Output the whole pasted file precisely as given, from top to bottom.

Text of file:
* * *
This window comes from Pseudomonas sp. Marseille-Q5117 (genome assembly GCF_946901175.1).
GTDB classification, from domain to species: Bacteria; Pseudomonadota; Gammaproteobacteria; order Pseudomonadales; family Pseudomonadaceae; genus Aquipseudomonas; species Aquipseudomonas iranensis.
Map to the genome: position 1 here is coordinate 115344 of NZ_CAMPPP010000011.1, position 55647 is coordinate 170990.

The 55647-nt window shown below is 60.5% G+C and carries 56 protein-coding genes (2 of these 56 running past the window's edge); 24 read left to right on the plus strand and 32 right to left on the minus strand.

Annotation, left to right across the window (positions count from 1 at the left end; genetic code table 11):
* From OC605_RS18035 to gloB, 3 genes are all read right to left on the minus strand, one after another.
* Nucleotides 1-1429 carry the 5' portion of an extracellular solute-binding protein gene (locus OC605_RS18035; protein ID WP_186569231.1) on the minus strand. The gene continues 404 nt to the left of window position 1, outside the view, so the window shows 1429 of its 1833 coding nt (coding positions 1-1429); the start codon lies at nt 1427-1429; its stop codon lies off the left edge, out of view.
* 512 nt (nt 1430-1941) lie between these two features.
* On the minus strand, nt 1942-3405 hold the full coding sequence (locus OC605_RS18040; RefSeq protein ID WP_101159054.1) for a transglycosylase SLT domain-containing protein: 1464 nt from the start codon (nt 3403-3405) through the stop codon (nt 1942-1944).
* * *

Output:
This window comes from Pseudomonas sp. Marseille-Q5117 (genome assembly GCF_946901175.1).
GTDB classification, from domain to species: Bacteria; Pseudomonadota; Gammaproteobacteria; order Pseudomonadales; family Pseudomonadaceae; genus Aquipseudomonas; species Aquipseudomonas iranensis.
Map to the genome: position 1 here is coordinate 115344 of NZ_CAMPPP010000011.1, position 55647 is coordinate 170990.

The 55647-nt window shown below is 60.5% G+C and carries 56 protein-coding genes (2 of these 56 running past the window's edge); 24 read left to right on the plus strand and 32 right to left on the minus strand.

Annotation, left to right across the window (positions count from 1 at the left end; genetic code table 11):
* From OC605_RS18035 to gloB, 3 genes are all read right to left on the minus strand, one after another.
* Nucleotides 1-1429 carry the 5' portion of an extracellular solute-binding protein gene (locus OC605_RS18035; protein ID WP_186569231.1) on the minus strand. The gene continues 404 nt to the left of window position 1, outside the view, so the window shows 1429 of its 1833 coding nt (coding positions 1-1429); the start codon lies at nt 1427-1429; its stop codon lies off the left edge, out of view.
* 512 nt (nt 1430-1941) lie between these two features.
* On the minus strand, nt 1942-3405 hold the full coding sequence (locus OC605_RS18040; RefSeq protein ID WP_101159054.1) for a transglycosylase SLT domain-containing protein: 1464 nt from the start codon (nt 3403-3405) through the stop codon (nt 1942-1944).